2015 John Mulvaney Book Award

The winner of the 2015 Mulvaney Book Award is Geoarchaeology of Aboriginal Landscapes in Semi-Arid Australia, by Simon Holdaway and Patricia Fanning.


In his review of this monograph in Historic Environment, Mike Rowland asks:

Who will find this book of value? Anyone who believes the archaeological record is in places discontinuous in time because geomorphological events have removed a record of particular time periods and that it is also discontinuous in space because it is preserved only in places that are geomorphologically relatively inactive. There are therefore lessons in this impressive and well-presented work for all archaeologists.

This volume is an excellent demonstration of the usefulness of geoarchaeological approaches to archaeology, especially in semi-arid zones where much of the archaeology consists of artefacts on the surface, thus denying archaeologists the use of stratigraphy and contextual analyses. Using Fowler’s Creek as a case study, Holdaway and Fanning demonstrate that space and time show little correlation, because of the variable episodic and discontinuous nature of past uses of the area, demonstrating multiple and complex histories. The authors conclude that Aboriginal visitation correlates broadly with periods of wetter climate, with the increase in numbers of hearths reflecting, not population increase, but preservation. The artefacts at the different locations represent proxies for movement rather than indicating the activities which occurred.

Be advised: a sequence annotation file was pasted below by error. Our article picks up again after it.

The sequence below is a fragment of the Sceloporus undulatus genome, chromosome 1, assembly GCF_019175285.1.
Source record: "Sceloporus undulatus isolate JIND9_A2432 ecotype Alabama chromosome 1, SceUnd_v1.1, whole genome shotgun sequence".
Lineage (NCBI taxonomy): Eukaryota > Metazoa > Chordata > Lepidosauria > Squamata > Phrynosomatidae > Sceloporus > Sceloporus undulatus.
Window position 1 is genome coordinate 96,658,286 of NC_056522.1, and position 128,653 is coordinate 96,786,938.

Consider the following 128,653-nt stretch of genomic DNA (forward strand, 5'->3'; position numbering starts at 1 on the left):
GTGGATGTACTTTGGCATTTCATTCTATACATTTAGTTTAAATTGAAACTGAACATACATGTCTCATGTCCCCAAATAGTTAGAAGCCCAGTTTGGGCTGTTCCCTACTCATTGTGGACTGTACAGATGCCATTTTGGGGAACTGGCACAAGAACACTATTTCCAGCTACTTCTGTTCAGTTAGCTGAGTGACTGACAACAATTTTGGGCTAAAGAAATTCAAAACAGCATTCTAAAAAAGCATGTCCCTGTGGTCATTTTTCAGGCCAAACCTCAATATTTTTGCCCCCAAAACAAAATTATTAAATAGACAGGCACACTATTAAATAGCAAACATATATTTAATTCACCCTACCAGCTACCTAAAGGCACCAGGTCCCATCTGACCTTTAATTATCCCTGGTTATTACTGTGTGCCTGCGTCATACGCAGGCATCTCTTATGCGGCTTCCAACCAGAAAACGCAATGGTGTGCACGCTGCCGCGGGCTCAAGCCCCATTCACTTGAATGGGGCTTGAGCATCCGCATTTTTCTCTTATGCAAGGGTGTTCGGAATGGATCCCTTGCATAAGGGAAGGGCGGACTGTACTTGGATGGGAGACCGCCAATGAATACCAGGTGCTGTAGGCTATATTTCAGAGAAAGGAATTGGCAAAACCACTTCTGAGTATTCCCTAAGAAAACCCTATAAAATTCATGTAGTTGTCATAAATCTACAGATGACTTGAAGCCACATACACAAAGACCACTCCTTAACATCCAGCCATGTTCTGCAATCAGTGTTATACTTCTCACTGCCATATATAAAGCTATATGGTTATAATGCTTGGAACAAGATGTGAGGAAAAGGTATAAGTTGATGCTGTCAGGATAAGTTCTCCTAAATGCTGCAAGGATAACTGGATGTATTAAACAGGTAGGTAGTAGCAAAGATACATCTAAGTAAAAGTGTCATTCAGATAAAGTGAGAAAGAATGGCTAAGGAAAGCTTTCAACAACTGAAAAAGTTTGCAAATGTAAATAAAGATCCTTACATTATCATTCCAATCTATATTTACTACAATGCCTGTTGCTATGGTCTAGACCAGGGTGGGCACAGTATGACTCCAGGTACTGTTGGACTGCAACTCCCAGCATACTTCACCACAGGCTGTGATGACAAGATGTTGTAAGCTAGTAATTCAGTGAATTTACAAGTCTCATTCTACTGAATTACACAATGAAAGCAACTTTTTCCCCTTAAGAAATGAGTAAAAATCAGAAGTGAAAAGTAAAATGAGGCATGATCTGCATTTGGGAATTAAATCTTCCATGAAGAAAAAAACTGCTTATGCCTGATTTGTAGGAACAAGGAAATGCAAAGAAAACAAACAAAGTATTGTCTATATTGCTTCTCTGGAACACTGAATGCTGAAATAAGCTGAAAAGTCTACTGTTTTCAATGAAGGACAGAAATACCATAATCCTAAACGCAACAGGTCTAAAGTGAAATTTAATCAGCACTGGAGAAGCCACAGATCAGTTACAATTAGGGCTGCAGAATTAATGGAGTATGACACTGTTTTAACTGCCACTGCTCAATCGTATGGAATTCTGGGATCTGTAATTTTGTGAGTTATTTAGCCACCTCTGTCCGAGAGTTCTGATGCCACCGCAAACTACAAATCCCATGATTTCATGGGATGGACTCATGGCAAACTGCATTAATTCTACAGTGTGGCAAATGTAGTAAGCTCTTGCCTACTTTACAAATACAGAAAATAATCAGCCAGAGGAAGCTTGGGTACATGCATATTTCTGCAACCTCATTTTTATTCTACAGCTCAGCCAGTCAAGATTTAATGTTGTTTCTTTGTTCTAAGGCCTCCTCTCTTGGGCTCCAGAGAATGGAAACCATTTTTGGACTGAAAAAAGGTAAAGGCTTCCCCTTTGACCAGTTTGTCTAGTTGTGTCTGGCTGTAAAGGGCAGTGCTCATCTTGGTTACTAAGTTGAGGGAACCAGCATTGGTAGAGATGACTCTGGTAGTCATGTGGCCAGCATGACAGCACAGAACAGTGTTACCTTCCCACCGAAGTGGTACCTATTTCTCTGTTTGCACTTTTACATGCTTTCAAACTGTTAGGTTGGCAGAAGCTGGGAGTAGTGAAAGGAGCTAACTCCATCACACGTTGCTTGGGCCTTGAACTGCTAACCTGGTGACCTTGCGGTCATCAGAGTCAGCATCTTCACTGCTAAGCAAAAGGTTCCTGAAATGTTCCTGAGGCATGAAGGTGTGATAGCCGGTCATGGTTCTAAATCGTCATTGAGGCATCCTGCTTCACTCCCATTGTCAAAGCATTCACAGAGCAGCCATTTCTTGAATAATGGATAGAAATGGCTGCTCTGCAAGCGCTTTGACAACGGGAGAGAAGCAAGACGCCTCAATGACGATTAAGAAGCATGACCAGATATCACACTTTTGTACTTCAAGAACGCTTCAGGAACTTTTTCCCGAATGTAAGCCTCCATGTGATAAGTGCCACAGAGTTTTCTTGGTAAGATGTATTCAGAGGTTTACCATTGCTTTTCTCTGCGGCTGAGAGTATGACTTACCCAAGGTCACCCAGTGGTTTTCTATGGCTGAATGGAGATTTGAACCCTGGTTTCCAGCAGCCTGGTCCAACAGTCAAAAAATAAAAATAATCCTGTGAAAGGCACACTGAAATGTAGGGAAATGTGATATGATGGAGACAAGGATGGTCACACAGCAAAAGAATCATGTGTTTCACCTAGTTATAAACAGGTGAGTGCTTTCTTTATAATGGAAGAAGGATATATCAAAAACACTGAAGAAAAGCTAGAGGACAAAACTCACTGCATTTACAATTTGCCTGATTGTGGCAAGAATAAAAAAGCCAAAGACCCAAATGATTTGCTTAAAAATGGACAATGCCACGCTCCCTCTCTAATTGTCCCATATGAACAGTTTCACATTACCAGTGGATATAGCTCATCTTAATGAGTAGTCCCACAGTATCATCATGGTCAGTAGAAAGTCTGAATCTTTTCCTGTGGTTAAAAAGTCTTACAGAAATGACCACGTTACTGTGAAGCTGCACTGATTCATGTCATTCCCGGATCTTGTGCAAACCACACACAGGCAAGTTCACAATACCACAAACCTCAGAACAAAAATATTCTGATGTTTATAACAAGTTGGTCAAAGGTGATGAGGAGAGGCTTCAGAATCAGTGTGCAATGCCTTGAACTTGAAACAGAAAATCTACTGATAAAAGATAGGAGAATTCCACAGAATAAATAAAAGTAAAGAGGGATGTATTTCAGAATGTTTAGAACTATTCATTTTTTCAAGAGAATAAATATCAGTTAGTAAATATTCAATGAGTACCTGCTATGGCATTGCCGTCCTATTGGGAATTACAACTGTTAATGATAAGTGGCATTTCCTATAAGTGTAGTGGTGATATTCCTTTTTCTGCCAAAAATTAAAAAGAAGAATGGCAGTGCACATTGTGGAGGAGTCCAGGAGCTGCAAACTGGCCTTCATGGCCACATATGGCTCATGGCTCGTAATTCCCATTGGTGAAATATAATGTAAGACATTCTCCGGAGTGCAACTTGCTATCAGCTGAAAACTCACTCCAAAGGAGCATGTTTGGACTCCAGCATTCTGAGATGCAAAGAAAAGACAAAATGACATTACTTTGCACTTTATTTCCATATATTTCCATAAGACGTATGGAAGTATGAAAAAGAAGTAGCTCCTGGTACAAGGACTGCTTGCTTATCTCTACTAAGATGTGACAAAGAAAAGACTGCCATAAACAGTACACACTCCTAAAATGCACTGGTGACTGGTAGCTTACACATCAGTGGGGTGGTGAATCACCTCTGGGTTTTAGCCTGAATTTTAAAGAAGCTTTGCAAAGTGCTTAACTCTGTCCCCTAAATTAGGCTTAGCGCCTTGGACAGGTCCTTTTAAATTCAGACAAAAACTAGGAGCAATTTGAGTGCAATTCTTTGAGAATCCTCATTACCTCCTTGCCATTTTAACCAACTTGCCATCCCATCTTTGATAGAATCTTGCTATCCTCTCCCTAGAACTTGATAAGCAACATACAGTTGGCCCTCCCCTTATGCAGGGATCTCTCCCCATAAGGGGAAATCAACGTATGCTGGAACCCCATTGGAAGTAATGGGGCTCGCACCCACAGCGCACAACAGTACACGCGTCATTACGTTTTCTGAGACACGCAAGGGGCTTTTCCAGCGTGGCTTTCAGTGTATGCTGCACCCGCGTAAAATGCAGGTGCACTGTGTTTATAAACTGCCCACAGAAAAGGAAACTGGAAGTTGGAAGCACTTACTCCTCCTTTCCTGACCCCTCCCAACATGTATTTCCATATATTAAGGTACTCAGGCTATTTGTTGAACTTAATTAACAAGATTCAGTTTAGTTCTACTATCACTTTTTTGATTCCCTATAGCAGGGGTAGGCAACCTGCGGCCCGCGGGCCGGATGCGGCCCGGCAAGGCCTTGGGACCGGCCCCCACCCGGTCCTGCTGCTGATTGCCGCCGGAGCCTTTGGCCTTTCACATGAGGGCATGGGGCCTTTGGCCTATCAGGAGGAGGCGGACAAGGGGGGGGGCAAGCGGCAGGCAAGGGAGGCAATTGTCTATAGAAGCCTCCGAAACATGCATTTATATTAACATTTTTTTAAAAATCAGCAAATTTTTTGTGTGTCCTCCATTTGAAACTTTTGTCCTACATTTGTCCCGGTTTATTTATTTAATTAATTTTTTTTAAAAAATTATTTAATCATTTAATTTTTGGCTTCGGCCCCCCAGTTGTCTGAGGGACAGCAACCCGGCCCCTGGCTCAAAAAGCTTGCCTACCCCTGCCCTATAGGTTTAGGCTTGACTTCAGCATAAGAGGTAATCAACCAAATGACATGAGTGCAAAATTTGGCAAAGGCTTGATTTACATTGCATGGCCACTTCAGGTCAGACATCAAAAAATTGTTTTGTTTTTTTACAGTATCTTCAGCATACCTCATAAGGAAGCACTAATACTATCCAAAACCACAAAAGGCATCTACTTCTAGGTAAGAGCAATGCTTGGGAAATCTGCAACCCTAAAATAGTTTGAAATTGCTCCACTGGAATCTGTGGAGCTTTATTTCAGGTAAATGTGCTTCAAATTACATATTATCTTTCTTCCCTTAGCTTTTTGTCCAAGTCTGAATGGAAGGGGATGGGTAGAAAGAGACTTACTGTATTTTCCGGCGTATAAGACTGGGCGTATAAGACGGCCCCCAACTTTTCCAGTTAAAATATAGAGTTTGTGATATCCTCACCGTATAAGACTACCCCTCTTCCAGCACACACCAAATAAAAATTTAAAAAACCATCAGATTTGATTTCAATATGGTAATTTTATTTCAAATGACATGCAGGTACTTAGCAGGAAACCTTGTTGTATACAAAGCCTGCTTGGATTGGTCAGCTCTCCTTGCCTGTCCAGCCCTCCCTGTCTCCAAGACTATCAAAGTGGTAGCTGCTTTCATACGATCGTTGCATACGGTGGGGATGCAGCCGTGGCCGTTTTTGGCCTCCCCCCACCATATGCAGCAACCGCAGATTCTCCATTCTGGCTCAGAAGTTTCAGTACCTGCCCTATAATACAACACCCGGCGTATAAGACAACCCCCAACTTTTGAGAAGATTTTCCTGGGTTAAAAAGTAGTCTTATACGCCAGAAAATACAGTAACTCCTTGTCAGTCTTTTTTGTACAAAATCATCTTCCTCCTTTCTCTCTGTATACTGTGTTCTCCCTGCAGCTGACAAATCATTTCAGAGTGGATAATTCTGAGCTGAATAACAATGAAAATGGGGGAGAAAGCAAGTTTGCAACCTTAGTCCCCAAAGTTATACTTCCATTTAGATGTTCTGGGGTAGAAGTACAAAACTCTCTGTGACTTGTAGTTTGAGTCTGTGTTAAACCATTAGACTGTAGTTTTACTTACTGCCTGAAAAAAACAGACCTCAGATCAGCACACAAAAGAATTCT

In her review of this volume in Quaternary Australasia Kathryn Fitzsimmons says:

While the book focusses on the Fowlers Gap region, it is clear that the proposed framework is highly applicable to vast tracts of semi/arid Australia, not to mention comparable landscapes across the world. As such, it is a highly useful and timely book for researchers, teachers and students alike.

Geoarchaeology is an important and challenging book.  It shows us new ways of approaching the archaeological record and it arrives at novel interpretations that change the way we regard artefacts and places. It thoroughly deserves the Mulvaney prize.